It looks like a lot of people are interested in using JavaFX into one of their Eclipse Views. I infer that from the people visiting my blog from a stackoverflow question.
The problem people face is that in Eclipse JavaFX has to run in an OSGi-Environment and JavaFX is not prepared for that leading to all sorts of problems when one applies the standard strategies (e.g. simply repackaging the javafx.jar as an OSGi-Bundle).
I’m happy to announce that the upcoming e(fx)clipse release 0.0.13 will fix your problems and make it very easy to use JavaFX inside your Eclipse Views.
The important changes that went into 0.0.13 is that different deployment models are going to be supported:
- System installation: This deployment model requires your users to have JavaFX pre-installed on their system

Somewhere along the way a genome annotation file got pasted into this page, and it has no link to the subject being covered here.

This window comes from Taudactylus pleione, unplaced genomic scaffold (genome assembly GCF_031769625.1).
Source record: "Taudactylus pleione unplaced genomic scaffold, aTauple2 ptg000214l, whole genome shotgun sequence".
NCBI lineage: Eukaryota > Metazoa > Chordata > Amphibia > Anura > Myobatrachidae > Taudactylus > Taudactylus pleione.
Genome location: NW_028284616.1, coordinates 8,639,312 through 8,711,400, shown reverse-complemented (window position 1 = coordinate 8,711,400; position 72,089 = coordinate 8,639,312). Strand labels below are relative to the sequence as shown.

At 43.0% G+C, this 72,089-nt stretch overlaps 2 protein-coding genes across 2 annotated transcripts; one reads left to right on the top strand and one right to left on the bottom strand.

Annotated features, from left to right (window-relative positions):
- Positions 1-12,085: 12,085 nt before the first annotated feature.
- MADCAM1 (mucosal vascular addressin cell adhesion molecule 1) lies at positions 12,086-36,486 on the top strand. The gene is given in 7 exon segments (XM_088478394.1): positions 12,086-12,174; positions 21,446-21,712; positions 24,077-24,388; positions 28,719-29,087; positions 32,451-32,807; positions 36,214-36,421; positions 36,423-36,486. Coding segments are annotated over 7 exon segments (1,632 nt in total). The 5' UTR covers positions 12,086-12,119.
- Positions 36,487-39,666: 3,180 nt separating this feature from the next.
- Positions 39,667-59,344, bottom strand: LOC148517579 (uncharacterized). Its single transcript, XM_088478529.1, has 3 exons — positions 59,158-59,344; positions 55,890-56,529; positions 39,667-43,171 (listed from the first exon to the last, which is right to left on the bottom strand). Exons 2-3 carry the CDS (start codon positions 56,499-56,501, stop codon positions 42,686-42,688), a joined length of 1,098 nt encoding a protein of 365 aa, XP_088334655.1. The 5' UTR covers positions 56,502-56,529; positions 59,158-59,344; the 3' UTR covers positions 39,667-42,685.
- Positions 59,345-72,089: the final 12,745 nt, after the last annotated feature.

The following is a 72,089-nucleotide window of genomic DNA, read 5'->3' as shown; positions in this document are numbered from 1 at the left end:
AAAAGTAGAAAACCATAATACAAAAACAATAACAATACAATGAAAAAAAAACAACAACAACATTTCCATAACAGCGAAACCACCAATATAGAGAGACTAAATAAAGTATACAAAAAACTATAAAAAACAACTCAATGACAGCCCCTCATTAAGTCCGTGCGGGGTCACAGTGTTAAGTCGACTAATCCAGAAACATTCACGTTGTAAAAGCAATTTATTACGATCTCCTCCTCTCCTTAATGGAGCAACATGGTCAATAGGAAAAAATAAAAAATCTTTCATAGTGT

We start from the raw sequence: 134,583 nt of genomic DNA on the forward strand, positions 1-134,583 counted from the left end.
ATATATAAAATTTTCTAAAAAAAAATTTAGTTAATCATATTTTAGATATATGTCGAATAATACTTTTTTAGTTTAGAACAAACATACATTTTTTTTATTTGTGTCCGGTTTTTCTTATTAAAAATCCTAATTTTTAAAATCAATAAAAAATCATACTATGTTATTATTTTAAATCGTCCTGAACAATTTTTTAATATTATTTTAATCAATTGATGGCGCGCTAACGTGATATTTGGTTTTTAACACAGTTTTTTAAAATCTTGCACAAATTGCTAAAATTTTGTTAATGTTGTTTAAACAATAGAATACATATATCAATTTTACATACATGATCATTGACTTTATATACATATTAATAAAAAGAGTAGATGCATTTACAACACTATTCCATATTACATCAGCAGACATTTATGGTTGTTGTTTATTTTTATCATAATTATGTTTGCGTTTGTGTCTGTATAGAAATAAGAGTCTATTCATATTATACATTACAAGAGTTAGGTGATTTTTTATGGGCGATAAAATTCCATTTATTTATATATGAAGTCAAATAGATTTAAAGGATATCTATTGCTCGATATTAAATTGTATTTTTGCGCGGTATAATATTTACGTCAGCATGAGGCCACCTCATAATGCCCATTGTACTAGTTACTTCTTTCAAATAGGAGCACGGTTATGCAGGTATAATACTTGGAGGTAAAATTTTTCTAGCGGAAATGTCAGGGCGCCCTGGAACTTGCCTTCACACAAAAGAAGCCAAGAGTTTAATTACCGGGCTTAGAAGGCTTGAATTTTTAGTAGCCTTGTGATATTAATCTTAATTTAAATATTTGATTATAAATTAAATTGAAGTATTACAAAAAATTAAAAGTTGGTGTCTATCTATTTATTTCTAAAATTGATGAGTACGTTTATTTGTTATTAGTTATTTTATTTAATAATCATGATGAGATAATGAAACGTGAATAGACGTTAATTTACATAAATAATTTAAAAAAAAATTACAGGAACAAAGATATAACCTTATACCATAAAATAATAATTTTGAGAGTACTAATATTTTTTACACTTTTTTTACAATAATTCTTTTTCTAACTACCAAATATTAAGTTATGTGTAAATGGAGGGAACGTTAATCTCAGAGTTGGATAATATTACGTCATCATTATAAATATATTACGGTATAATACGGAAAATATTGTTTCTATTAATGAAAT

- Next to your app installation: This deployment model requires you to place javafx next to your RCP/IDEs launcher – similar to how you can deploy a JRE with your Eclipse Application
- As a bundle installation: Here you place your javafx.jar into an OSGi-Bundle and the e(fx)clipse runtime will take care of extracting and wireing
If you want to see it in action you can download a self-contained win32/32bit version of a RCP using this link which uses the 3rd deployment strategy.
The sources are checked into the e(fx)clipse git-repo.
Once 0.0.13 is released (which is going to be next weekend) I hope I can come up with a tutorial.